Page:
Welcome to the Dugdale Research Group

We are interested in the evolution of within- and between-individual differences in behavioural and life-history traits. Our current focus is the evolution of senescence. One of the most profound challenges we all face is that we deteriorate with age – a process known as senescence. Individuals clearly senesce differently, but our understanding of how and why individuals senesce in such different ways remains limited. Our research takes a comprehensive and integrative approach to investigate why individual variation in senescence evolved and is maintained. This will generate vital knowledge on how individuals can live longer, healthier lives.

Here are some of our research interests:


We study senescence in natural populations. We are using genomic markers to investigate the relative impact of environmental, social, transgenerational and genetic effects on senescence. We are also interested in how the gut microbiome affects senescence.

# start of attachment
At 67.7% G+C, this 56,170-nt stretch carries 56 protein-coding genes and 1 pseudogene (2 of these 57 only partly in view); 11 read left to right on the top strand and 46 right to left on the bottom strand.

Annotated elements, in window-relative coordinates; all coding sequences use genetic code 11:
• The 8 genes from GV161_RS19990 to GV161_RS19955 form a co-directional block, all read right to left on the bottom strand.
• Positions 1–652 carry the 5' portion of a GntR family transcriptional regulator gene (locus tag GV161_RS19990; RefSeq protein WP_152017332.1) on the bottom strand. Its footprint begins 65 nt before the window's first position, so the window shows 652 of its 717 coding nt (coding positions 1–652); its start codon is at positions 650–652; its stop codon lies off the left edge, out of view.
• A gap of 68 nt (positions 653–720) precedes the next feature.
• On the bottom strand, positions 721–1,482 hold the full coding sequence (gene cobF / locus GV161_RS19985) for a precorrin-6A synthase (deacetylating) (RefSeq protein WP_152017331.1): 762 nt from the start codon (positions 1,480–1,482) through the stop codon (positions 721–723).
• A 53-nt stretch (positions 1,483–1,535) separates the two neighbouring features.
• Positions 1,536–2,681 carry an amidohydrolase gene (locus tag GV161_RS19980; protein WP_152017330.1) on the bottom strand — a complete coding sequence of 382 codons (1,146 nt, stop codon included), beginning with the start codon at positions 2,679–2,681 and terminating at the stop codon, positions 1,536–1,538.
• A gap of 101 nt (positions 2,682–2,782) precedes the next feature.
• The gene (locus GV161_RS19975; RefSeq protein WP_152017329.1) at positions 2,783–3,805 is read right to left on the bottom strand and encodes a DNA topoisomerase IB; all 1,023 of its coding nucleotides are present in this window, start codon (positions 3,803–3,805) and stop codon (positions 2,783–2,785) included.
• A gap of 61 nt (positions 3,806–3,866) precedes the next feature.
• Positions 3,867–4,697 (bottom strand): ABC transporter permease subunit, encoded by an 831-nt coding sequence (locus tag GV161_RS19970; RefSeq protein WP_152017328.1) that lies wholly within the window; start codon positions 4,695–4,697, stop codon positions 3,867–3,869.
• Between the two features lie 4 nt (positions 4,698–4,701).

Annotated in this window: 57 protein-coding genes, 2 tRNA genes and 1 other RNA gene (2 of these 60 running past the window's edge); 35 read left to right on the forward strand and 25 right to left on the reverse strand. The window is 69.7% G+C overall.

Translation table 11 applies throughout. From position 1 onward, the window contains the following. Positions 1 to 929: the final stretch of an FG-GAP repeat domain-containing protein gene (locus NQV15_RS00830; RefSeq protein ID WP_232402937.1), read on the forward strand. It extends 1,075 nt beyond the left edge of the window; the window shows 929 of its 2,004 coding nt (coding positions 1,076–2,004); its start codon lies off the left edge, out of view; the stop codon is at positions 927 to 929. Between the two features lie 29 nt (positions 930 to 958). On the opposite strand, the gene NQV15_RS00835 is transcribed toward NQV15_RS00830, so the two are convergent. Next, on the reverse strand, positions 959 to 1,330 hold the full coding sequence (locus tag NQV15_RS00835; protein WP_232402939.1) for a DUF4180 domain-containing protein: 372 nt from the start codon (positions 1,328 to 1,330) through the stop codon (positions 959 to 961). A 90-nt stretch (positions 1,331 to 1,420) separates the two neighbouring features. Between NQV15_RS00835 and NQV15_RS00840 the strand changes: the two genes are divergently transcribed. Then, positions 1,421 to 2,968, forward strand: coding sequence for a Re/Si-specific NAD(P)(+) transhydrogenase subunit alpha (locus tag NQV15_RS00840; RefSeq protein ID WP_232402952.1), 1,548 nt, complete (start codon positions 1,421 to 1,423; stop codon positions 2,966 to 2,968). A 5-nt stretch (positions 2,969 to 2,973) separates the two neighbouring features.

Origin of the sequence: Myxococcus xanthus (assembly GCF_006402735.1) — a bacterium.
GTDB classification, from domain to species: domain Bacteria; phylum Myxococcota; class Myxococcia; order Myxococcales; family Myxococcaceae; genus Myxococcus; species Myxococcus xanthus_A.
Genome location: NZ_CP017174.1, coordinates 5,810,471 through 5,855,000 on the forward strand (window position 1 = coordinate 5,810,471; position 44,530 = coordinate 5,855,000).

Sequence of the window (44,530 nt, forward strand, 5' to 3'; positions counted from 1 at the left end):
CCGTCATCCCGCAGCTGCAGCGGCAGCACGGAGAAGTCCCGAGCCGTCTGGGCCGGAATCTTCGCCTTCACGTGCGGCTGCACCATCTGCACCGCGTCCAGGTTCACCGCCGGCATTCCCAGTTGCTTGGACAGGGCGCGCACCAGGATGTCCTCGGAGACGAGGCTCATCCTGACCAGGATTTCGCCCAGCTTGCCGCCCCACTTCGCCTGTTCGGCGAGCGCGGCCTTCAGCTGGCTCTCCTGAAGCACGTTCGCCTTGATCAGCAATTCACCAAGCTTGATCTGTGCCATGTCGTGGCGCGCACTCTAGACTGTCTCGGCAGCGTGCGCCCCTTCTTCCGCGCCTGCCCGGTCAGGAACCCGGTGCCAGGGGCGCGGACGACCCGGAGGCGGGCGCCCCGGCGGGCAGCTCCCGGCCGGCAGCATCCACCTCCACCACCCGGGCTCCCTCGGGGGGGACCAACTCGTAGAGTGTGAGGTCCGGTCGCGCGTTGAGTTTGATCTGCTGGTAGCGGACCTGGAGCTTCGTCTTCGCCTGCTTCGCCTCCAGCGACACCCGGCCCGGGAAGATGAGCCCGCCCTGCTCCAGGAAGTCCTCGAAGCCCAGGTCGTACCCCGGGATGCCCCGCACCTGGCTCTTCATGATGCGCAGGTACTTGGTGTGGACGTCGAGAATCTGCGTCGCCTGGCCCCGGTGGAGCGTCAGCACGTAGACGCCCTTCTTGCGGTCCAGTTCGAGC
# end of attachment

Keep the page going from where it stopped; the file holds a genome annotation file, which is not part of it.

Seychelles warblers with helpers have reduced senescence


Why do individuals behave differently, and consistently so, and why are these differences maintained in populations? We investigate the heritability and fitness consequences of personality, such as the tendency to explore.

Exploration is heritable in Seychelles warblers

Mate choice

Understanding variation in extra-group paternity (EGP) remains a major challenge in evolutionary biology. Our research investigates the evolution of EGPsuch as personality dependent mate choice and sexual selection on MHC genes.

European badgers undergo reproductive senescence

Women in science

We are passionate about promoting women in science and we enjoy teaching about our research to school children. We have conducted research into reasons underlying lower visibility of female scientists at evolutionary biology conferences.

Demonstrating nest box checks in a Croatian school

For more information about our group, see the University of Groningen website, our Wiki and our GitHub account.

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